A Hard Rain: America in the 1960s, Our Decade of Hope, Possibility, and Innocence Lost (Hardcover)
Cowboys and indians can't compete with this 'knock your socks off' nonfiction thriller. We're talking grapefruit sized hail, dunes of dust materializing out of thin air and burying cars! We're talking larger than life characters, heroic patriarchs, tough chicks, and one of the most interesting times in U.S. history!— Hayes
"There are many different ways to remember the sixties," Frye Gaillard writes, "and this is mine. There was in these years the sense of a steady unfolding of time, as if history were on a forced march, and the changes spread to every corner of our lives. As future generations debate the meaning of the decade, I hope to offer a sense of how it felt to have lived it. A Hard Rain is one writer's reconstruction and remembrance of a transcendent era--one that, for better or worse, lives with us still."With A Hard Rain Gaillard gives us a deeply personal history, bringing his keen storyteller's eye to this pivotal time in American life. He explores the competing story arcs of tragedy and hope through the political and social movements of the times: civil rights, black power, women's liberation, the war in Vietnam, and the protests movements against it. Gaillard also examines the cultural manifestations of change in the era--music, literature, art, religion, and science--and so we meet not only the Brothers Kennedy, Martin Luther King Jr., and Malcolm X, but also Gloria Steinem, Janis Joplin, Jimi Hendrix, Johnny Cash, Harper Lee, Mister Rogers, Rachel Carson, James Baldwin, Andy Warhol, Billy Graham, Thomas Merton, George Wallace, Richard Nixon, Angela Davis, Barry Goldwater, the Beatles, Bob Dylan, and the Berrigan Brothers. As Gaillard remembers these influential people, he weaves together a compelling story about an iconic American decade of change, conflict, and progress.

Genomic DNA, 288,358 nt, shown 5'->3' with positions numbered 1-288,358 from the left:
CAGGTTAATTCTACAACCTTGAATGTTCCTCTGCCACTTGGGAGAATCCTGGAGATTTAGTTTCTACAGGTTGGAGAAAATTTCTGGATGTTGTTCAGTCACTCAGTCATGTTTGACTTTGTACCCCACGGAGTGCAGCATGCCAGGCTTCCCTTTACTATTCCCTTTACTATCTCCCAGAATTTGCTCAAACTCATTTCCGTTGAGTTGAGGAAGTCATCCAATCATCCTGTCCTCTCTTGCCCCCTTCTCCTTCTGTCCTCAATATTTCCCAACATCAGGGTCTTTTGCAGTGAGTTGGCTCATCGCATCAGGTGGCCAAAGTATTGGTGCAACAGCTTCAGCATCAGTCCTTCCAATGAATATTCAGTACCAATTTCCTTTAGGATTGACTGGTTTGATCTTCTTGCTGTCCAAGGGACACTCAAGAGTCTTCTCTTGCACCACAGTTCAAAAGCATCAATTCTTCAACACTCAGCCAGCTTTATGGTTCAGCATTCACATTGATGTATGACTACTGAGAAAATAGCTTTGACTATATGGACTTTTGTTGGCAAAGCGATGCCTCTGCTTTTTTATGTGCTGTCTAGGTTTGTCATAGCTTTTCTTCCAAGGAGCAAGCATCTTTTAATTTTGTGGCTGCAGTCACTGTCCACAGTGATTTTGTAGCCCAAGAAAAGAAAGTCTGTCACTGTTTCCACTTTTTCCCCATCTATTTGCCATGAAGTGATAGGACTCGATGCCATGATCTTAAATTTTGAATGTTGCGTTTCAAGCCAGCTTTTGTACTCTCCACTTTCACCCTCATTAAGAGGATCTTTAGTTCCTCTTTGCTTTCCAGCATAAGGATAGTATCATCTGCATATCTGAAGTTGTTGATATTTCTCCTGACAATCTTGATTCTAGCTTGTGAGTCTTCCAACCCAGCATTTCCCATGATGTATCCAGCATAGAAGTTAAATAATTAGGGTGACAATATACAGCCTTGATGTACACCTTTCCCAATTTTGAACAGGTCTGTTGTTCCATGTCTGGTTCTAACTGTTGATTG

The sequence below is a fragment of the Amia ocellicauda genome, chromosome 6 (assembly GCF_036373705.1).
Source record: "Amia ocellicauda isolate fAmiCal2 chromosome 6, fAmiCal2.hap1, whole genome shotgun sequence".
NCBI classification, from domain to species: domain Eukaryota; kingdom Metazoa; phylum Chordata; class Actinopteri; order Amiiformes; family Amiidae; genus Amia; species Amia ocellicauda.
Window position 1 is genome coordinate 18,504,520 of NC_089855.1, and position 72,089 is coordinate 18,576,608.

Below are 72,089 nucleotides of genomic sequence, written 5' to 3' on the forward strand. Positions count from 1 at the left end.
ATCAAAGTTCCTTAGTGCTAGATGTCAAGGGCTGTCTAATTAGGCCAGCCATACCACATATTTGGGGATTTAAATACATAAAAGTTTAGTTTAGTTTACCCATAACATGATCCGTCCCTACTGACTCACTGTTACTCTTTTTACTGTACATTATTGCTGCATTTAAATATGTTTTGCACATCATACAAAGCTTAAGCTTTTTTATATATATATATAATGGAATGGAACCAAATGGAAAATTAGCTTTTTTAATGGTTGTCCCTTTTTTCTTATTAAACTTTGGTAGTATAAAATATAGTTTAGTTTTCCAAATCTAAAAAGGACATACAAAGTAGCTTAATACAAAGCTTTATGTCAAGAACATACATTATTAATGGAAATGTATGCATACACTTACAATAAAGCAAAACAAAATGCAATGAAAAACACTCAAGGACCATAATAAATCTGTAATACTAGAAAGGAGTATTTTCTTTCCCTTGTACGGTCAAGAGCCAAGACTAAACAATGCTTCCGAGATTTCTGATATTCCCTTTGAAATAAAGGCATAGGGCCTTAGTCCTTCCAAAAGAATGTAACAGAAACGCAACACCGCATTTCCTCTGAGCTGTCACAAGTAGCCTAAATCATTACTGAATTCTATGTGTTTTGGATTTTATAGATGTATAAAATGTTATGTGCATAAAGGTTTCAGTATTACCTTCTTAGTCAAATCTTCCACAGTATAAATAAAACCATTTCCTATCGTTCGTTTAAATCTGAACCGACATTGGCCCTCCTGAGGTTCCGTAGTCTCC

About the Author
FRYE GAILLARD is the writer-in-residence in the English and history departments at the University of South Alabama. He is the author of thirty books, including With Music and Justice for All: Some Southerners and Their Passions; Cradle of Freedom: Alabama and the Movement That Changed America, winner of the Lillian Smith Book Award; The Dream Long Deferred: The Landmark Struggle for Desegregation in Charlotte, North Carolina, winner of the Gustavus Myers Award; and If I Were a Carpenter, the first independent, book-length study of Habitat for Humanity. He lives in Mobile, Alabama.